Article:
Modeling this structure would represent a clear advance as the type of species dominant on the surface influences the reactions that can proceed (e.g. is it H dominated or O dominated) and the binding strength of molecules to the surface. These factors have a strong influence on the resulting chemical composition in the gas and solid phases. If, as is current thinking, the details of the grain mantle evaporation matter, then one should be able to distinguish thermal heating (which would proceed slowly and allow for all these processes to occur) and shock sputtering (which would release the molecules instantaneously without any time for chemical reactions), which in parts of the cores is likely to happen due to outflows. This could account, at least partly, for the rapidly changing chemical composition, and would be a link to C2. Another process to process and release gas mantles are UV or X-ray photons, which are likely to exist around forming high-mass stars, and which would benefit from interactions with C1.

However, to become more versatile, on the longer term this model must be linked more directly to dynamics of evolving objects. This is still be very relevant in the context of star formation, during the final collapse phase, but starts at much earlier stages of cloud evolution, starting from the formation of a molecular cloud itself. Many modern theories of cloud and star formation predict a rather rapid dynamical process, so there would be very few, if any, stages where molecular gas is in a quasi-static state for long enough to reach chemical equilibrium. This will  necessitate not only following the dynamical state of clouds, but also taking into account turbulent chemistry and turbulent mixing (Godard et al. 2009).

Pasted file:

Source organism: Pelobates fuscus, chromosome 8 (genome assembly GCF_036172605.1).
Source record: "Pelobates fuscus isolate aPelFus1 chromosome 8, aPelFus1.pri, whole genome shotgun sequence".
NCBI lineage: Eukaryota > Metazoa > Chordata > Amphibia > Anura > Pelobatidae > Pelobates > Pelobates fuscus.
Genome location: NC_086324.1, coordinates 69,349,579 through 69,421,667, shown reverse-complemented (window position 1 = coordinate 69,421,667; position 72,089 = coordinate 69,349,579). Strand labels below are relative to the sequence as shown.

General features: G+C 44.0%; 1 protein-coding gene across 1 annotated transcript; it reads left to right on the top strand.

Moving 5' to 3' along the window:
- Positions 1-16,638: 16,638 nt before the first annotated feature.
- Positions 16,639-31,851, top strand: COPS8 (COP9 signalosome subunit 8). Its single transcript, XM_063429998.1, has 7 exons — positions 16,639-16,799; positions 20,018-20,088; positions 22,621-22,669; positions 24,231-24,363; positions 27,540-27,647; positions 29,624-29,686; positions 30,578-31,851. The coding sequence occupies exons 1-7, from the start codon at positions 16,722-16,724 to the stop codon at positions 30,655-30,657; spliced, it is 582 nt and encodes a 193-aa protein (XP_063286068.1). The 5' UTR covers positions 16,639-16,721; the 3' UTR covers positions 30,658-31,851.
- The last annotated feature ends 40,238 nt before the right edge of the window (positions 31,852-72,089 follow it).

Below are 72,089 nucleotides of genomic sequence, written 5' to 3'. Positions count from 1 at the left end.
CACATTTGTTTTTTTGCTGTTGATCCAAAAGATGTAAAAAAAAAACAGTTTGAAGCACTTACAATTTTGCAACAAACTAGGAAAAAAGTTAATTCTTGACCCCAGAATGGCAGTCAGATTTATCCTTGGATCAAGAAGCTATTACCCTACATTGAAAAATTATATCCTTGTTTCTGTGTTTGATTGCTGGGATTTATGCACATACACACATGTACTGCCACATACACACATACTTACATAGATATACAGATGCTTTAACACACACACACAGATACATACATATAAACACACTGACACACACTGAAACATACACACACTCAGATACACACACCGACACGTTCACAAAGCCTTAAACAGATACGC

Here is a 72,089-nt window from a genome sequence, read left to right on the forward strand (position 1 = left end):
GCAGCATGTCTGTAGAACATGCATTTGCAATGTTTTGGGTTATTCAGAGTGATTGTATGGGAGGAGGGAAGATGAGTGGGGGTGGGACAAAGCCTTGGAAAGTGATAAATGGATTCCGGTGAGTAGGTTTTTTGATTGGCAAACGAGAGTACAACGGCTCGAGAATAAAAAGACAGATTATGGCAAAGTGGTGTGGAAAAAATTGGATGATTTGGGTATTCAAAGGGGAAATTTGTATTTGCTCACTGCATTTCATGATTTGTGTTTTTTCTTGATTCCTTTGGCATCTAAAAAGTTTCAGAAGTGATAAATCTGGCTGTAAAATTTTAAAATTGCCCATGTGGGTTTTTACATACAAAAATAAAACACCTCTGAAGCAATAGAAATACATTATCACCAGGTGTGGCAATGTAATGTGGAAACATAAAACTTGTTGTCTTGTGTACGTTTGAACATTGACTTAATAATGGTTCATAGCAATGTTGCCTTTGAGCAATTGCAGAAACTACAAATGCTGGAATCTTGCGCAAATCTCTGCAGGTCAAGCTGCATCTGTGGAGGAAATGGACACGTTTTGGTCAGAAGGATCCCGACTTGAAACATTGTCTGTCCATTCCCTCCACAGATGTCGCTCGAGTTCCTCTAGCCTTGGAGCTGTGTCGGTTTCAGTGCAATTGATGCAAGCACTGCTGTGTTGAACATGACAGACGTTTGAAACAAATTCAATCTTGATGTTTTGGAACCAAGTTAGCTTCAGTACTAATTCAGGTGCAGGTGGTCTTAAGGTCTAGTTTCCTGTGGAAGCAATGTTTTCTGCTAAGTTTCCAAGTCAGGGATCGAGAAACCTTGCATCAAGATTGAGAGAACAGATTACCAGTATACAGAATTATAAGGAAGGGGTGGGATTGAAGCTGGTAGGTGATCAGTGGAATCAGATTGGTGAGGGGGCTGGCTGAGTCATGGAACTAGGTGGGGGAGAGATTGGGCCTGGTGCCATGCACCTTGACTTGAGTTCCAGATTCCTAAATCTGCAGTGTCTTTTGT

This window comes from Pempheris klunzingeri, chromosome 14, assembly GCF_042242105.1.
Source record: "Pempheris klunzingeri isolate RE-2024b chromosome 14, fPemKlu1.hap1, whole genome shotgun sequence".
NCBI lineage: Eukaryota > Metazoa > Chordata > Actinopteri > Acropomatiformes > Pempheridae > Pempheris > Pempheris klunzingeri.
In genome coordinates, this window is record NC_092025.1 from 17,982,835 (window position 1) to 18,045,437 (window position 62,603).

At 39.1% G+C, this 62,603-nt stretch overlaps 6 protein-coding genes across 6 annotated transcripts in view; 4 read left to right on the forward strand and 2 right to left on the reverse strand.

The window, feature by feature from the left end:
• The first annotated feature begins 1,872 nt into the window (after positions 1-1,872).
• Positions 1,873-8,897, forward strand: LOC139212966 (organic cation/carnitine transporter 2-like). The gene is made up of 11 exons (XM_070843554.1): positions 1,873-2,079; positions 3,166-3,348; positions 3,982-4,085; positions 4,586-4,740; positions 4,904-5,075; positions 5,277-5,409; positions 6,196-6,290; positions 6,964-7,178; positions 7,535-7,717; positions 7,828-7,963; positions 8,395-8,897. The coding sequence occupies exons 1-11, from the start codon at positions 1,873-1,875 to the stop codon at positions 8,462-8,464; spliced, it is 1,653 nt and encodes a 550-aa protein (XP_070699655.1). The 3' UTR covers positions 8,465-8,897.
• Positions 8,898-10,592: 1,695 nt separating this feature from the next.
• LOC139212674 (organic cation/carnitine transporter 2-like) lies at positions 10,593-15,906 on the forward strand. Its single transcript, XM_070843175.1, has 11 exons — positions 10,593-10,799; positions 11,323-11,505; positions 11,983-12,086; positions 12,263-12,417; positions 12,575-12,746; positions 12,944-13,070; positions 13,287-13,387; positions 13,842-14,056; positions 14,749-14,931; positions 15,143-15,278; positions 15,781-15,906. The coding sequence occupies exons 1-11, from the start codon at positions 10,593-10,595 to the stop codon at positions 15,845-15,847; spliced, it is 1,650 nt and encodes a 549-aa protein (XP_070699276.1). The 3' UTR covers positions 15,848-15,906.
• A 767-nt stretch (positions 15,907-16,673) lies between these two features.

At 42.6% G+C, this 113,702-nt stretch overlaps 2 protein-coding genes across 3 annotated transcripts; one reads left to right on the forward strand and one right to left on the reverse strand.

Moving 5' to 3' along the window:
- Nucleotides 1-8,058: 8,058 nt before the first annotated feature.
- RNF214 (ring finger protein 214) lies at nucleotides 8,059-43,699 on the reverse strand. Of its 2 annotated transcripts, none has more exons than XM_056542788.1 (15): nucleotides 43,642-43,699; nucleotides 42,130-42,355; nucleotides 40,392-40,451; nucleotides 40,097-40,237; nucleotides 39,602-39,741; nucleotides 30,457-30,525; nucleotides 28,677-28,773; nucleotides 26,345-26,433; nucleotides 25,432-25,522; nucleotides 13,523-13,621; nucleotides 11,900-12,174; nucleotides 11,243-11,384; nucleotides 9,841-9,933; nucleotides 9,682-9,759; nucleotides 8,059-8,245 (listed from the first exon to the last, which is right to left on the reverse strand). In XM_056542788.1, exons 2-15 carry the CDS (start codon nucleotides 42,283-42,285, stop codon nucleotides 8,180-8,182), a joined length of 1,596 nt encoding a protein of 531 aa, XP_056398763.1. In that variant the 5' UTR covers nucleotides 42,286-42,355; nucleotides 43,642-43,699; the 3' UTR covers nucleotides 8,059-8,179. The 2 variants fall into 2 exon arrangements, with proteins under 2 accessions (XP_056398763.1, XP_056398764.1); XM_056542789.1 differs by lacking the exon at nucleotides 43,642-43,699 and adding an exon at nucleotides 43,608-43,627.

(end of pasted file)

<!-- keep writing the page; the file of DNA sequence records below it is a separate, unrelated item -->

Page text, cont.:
In this project, one postdoc position or, if no suitable candidate can be found, a PhD position working on implementing the above program is available, located with Schilke in Cologne.  Close interaction with the Bergin group in Michigan, and frequent travels there, are required.